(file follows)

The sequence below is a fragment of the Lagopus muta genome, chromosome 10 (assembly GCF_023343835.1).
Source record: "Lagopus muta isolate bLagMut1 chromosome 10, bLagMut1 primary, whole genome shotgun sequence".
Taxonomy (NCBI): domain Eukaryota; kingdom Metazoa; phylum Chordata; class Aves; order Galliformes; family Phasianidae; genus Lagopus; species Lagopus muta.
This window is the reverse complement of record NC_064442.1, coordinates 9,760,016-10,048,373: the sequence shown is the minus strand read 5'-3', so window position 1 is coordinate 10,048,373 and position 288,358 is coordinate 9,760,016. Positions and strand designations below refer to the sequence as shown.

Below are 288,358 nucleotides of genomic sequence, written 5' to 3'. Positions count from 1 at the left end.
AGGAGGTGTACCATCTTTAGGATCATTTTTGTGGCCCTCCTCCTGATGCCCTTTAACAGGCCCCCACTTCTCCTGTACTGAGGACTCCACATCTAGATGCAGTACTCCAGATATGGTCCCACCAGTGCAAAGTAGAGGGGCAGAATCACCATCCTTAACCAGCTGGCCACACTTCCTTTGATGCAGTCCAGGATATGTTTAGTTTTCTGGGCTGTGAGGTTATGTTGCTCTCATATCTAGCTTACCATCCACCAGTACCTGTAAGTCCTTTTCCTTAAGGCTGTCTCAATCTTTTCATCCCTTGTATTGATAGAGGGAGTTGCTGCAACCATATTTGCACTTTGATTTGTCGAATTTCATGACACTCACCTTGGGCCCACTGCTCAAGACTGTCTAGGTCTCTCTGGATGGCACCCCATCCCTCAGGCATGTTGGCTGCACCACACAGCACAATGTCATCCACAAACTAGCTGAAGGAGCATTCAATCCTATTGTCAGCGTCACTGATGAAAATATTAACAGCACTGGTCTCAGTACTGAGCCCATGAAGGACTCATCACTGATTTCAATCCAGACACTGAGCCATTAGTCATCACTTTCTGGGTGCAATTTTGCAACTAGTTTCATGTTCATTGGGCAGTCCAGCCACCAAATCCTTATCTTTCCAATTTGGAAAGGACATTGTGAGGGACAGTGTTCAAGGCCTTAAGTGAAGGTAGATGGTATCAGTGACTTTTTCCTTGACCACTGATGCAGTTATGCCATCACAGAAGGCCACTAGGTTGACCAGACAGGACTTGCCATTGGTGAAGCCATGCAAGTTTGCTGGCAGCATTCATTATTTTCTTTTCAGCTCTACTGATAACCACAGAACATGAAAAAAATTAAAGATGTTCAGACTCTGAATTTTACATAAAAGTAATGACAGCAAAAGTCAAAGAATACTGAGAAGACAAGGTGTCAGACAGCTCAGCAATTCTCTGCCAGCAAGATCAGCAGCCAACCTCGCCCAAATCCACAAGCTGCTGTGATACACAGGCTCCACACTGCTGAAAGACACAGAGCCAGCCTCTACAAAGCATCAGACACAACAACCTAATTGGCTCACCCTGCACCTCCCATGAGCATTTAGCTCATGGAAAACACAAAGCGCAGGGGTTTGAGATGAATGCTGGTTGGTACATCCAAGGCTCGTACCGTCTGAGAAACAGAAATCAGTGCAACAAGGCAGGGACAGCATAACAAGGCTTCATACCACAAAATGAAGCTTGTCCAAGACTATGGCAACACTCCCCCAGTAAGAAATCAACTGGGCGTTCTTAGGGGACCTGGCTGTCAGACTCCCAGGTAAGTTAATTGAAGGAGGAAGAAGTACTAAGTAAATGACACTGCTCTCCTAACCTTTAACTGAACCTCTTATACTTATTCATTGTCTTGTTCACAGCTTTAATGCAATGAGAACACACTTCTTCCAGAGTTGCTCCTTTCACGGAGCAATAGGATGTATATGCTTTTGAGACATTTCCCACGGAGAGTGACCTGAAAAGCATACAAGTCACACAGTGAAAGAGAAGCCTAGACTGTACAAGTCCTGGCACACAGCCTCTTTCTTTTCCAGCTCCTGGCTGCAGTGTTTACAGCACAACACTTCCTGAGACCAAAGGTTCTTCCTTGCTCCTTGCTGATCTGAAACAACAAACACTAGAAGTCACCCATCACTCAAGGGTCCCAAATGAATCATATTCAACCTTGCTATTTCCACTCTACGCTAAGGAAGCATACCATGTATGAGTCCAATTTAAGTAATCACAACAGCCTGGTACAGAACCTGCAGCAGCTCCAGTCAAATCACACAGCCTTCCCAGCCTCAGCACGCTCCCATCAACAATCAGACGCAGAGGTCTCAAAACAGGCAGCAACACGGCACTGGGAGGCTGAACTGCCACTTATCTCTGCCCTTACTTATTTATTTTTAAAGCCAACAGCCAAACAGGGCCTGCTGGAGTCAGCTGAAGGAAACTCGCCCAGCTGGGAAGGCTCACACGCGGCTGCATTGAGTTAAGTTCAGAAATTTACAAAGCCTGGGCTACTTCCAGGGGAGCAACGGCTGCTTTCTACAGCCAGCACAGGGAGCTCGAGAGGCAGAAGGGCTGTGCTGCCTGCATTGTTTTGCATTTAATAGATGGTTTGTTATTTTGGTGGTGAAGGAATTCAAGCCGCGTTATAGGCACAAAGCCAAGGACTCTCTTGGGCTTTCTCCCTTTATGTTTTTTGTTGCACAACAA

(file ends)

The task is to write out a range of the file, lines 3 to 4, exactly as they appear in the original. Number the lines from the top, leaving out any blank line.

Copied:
Taxonomy (NCBI): domain Eukaryota; kingdom Metazoa; phylum Chordata; class Aves; order Galliformes; family Phasianidae; genus Lagopus; species Lagopus muta.
This window is the reverse complement of record NC_064442.1, coordinates 9,760,016-10,048,373: the sequence shown is the minus strand read 5'-3', so window position 1 is coordinate 10,048,373 and position 288,358 is coordinate 9,760,016. Positions and strand designations below refer to the sequence as shown.